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Two water bills die in House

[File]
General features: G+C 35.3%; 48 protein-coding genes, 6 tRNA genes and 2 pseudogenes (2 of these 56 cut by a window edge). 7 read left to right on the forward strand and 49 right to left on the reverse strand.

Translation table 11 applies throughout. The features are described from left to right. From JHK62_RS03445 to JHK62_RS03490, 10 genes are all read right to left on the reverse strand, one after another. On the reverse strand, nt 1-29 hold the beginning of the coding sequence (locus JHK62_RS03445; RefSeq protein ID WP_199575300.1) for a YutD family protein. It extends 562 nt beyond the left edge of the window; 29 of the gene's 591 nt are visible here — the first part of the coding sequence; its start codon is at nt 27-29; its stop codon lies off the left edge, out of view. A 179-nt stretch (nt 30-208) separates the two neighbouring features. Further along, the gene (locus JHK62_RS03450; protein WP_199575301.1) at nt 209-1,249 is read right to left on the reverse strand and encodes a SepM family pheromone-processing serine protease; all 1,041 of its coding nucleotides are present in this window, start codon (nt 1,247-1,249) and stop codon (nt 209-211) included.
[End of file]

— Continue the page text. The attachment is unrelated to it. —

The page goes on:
Takings bill still alive as Senators work through wee hoursTwo bills affecting water quality regulations in Texas died on the House floor last night without coming up for a vote. One would have given the Texas Commission on Environmental Quality the authority to set statewide water quality standards, and the other would have collected a fee on water usage to support the state’s water infrastructure needs through 2040. Tuesday was the final day for the House of Representatives to consider Senate bills. Both Senate Bill 1858 and SB 3 were placed on the House calendar for consideration, but did not come up before the midnight deadline, effectively killing them. SB 1858, filed by Sen. Ken Armbrister (D-Victoria), was aimed squarely at Austin’s SOS Ordinance. The bill mandated that TCEQ develop statewide water quality standards that would supplant any regulations passed by local municipalities. As filed, the bill would have rendered most of the SOS Ordinance unenforceable. However, during debate on the Senate floor, Senators Frank Madla (D-San Antonio) and Gonzalo Barrientos (D-Austin) each offered amendments that weakened the bill. Madla’s amendment stated that if a municipality’s regulations were higher than the state standard, then the city’s regulations would prevail. Barrienton amended the bill so that that jurisdictions could adopt and implement water quality guidelines—if there was a perceived imminent threat to water quality—before the TCEQ gave its final approval. Lt. Gov. David Dewhurst introduced SB 3 in early April as a major bill that would take care of the state’s water infrastructure needs through the year 2040. According to Dewhurst, it was the product of 18 months of hearings, testimony and meetings with stakeholders from around the state. Armbrister, the bill’s primary author, said SB 3 also promoted water conservation and conjunctive use of water to maximize the efficient and effective use of water resources. He also said the bill modified rule of capture to protect historic, domestic and agricultural interests, making a high-volume water user liable for damaging a neighboring well, even in an area without a groundwater conservation district. The measure was to be funded by a fee for commercial and residential water users. Called a Water Conservation and Development Fee, it would have charged 13 cents per 1,000 gallons of water sold per month, with the first 5,000 gallons per month exempt for residential customers. SB 3 had been placed near the very bottom of the House calendar yesterday, virtually guaranteeing that it would not make it to the floor with a midnight deadline. One other bill affecting Central Texas, House Bill 2833, known as the “takings” bill, was still alive as of early today in the Senate. It would require municipalities to reimburse landowners if their water quality regulations resulted in reducing the value of the property. The bill was still on the Senate’s intent calendar as of 1am Wednesday morning, with the Senate still in session.. Waste advisors work on long range plan Committee members say they do not want to privatize department Now that the City Council has postponed the expansion of the FM 812 Landfill, the work of the city’s Long Range Solid Waste Planning Committee has taken on an enhanced sense of urgency, according to several members of that panel. The move signals that the city is putting off any major solid waste projects until the committee submits its work, according to Vice Chair J.D. Porter. “The decision to not consider the ISEI contract (See In Fact Daily, May 20, 2005) signals that the city is going to wait until the task force has completed its report,” said Porter at Monday night’s meeting. “That shows that the City Council is serious about long range planning. They expect us to provide a tool for them to use.” The committee was set up in March to study the city’s options for handling and disposing of its solid waste and recycling in the next several decades. The initial mandate of delivering a plan in 90 days, according to Committee Member Rosemary Wyman, is not likely to be met, given the scope of the committee’s charge. “Six months is a more realistic time frame,” she said. The committee includes members of the Solid Waste Advisory Committee, waste disposal industry representatives, environmentalists, and citizen representatives. Subcommittees have been appointed to study four main areas: infrastructure, baseline data, technology, and public policy. The committees will analyze all four areas with respect to economic development. To underscore the importance of the plan, Wyman said some Council members have already expressed concern that the committee is predisposed to recommend privatization of the Solid Waste Department. “(Council Member) Betty Dunkerly said that coming back with that recommendation would not go over very well,” Wyman said. “She said such a decision would not be politically popular, and certainly would not further our mission.” Committee members asserted that there was no such predisposition. “What we’re doing here is a review of services in an attempt to make solid waste collection more efficient,” said committee member Gerry Acuña, who is chair of the commission. “We are considering all the options here, including a possible public-private partnership. But we are not attempting to do away with the city Solid Waste Department.” Committee members voted Monday night to send out two memos. One will be sent to the City Council, reassuring them of the committee’s intention to stay within its guidelines to develop a long-range plan with a goal of “zero waste.” The other will be sent to Travis County and the Capital Area Planning Committee (CAPCO), making them aware of the planning process and requesting that they postpone any major decision on solid waste projects, recycling or landfills until the committee completes its work. The committee will hold a special meeting on June 1 at the Barr Mansion in Northeast Austin to hear from consultants on solid waste issues. Its next regular meeting will be June 6. ©2005 In Fact News, Inc. All rights reserved. They’re back . . . Bar owner John Wickham, who garnered about 6 percent of the vote against Council Member Betty Dunkerley on May 7, and attorney Marc Levin, who unsuccessfully sued the city over the smoking ban before it was enacted, are now threatening to sue the city and Place 3 candidate Margot Clarke over campaign finance funds. Clarke received $91,000 from the city for the runoff because she signed the Fair Campaign Finance pledge. The ordinance under which the fund is administered allows candidates to ignore the expenditure limits and contribute as much money to their campaigns as they wish–if they abide by their pledge until the filing deadline and another candidate in the race has not signed. That is how the city has interpreted the law and local campaign finance expert Alfred Stanley says that is how the group which wrote the 1994 ordinance intended it. Stanley was on the task force that drew up the ordinance. However, Levin has convinced fellow Libertarian Wes Benedict, who also ran for Place 4, to join in the lawsuit threat. When told that others disagreed about Clarke’s being entitled to the money, Benedict said, “Maybe that’s the way its going to turn out and I think Clarke believes that, so I don’t think she's done anything underhanded.” But that is not the tone of Levin and Wickham’s press release, which specifically accuses Clarke of “(misleading) Austin voters by violating numerous city and state campaign finance provisions in wrongfully obtaining public funds . . .” Consultant Mike Blizzard, who worked for former Council Member Bill Spelman in 1997, said Spelman and former Council Member Willie Lewis both signed the pledge, but neither was required to abide by it because their respective opponents did not sign. Lewis and Spelman split $36,000 that year. Clarke’s campaign manager, Elliott McFadden, opined, “They don’t understand the law. They don’t really have a case but I guess this is a publicity stunt.” . . . Knocking the CAMPO plan . . . Without an advance copy, In Fact Daily cannot know for sure that this morning’s briefing on the CAMPO 2030 plan will be long on criticism. But Liveable City is hosting a breakfast briefing on the proposed $22 billion plan for the members of CAMPO, their staffs and other local elected officials. The briefing will be held 8am to 9:45am in the Boards and Commission Room at C ity Hall. Promised speakers include former Rep. Sherri Greenberg, former Council Member Bill Spelman of the LBJ School and economist Michael Oden . . . Tonight’s meetings . . . The City Council Audit and Finance Committee will meet at 10:30am in the Boards and Commissions Room at City Hall . . . The Council Committee for Telecommunications Infrastructure will meet at 3:30pm in the Council Chambers . . . The Building and Standards Commission will meet at 6:30pm in Room 325 of One Texas Center. . . . LCRA business plan se t . . . The Lower Colorado River Authority (LCRA) Board of Directors has approved a business plan that sets the agency’s operating budget at $644 million for FY 2006. That budget includes the agency’s electric generation and transmission affiliates. The Board also approved a capital budget of $380 million for LCRA and its affiliates for FY 2006. Nearly two-thirds of the capital budget, $244 million, will fund transmission projects to improve reliability and capacity of the electric grid serving most of Texas. The capital budget also includes construction and improvement projects related to water and wastewater utilities, power plants, the Highland Lakes dams and hydroelectric generation units, and parks.